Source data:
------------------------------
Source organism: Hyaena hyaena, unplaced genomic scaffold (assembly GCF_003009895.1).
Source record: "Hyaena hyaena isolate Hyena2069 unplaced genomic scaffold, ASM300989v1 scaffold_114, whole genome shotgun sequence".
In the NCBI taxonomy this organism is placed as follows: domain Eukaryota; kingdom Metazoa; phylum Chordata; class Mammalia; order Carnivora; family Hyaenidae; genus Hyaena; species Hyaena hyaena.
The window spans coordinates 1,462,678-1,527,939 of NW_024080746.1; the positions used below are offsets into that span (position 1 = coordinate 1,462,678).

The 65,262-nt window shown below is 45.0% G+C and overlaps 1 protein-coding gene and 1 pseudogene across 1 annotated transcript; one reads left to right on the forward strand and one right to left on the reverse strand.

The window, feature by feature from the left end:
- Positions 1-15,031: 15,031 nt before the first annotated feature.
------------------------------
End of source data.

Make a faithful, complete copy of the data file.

Source organism: Hyaena hyaena, unplaced genomic scaffold (assembly GCF_003009895.1).
Source record: "Hyaena hyaena isolate Hyena2069 unplaced genomic scaffold, ASM300989v1 scaffold_114, whole genome shotgun sequence".
In the NCBI taxonomy this organism is placed as follows: domain Eukaryota; kingdom Metazoa; phylum Chordata; class Mammalia; order Carnivora; family Hyaenidae; genus Hyaena; species Hyaena hyaena.
The window spans coordinates 1,462,678-1,527,939 of NW_024080746.1; the positions used below are offsets into that span (position 1 = coordinate 1,462,678).

The 65,262-nt window shown below is 45.0% G+C and overlaps 1 protein-coding gene and 1 pseudogene across 1 annotated transcript; one reads left to right on the forward strand and one right to left on the reverse strand.

The window, feature by feature from the left end:
- Positions 1-15,031: 15,031 nt before the first annotated feature.